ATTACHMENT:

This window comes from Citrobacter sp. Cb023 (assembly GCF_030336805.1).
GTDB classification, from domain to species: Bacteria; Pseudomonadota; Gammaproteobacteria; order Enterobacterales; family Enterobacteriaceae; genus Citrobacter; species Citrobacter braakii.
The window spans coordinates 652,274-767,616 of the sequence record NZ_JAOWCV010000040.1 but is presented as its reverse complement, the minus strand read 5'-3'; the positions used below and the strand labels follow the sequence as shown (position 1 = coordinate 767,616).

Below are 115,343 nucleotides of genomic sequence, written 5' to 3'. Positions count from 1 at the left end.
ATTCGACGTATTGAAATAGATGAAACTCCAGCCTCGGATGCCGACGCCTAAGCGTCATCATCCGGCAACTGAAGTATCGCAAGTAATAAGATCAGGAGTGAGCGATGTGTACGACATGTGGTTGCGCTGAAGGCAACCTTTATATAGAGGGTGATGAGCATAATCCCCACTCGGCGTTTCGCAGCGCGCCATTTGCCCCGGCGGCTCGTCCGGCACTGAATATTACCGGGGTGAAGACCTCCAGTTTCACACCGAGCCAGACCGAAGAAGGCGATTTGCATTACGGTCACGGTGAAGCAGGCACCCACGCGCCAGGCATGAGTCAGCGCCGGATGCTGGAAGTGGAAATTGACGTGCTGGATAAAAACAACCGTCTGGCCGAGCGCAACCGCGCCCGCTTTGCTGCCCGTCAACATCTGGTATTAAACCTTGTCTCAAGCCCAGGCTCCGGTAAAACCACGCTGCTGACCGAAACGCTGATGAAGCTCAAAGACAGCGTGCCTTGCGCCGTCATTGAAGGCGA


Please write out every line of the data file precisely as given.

This window comes from Citrobacter sp. Cb023 (assembly GCF_030336805.1).
GTDB classification, from domain to species: Bacteria; Pseudomonadota; Gammaproteobacteria; order Enterobacterales; family Enterobacteriaceae; genus Citrobacter; species Citrobacter braakii.
The window spans coordinates 652,274-767,616 of the sequence record NZ_JAOWCV010000040.1 but is presented as its reverse complement, the minus strand read 5'-3'; the positions used below and the strand labels follow the sequence as shown (position 1 = coordinate 767,616).

Below are 115,343 nucleotides of genomic sequence, written 5' to 3'. Positions count from 1 at the left end.
ATTCGACGTATTGAAATAGATGAAACTCCAGCCTCGGATGCCGACGCCTAAGCGTCATCATCCGGCAACTGAAGTATCGCAAGTAATAAGATCAGGAGTGAGCGATGTGTACGACATGTGGTTGCGCTGAAGGCAACCTTTATATAGAGGGTGATGAGCATAATCCCCACTCGGCGTTTCGCAGCGCGCCATTTGCCCCGGCGGCTCGTCCGGCACTGAATATTACCGGGGTGAAGACCTCCAGTTTCACACCGAGCCAGACCGAAGAAGGCGATTTGCATTACGGTCACGGTGAAGCAGGCACCCACGCGCCAGGCATGAGTCAGCGCCGGATGCTGGAAGTGGAAATTGACGTGCTGGATAAAAACAACCGTCTGGCCGAGCGCAACCGCGCCCGCTTTGCTGCCCGTCAACATCTGGTATTAAACCTTGTCTCAAGCCCAGGCTCCGGTAAAACCACGCTGCTGACCGAAACGCTGATGAAGCTCAAAGACAGCGTGCCTTGCGCCGTCATTGAAGGCGA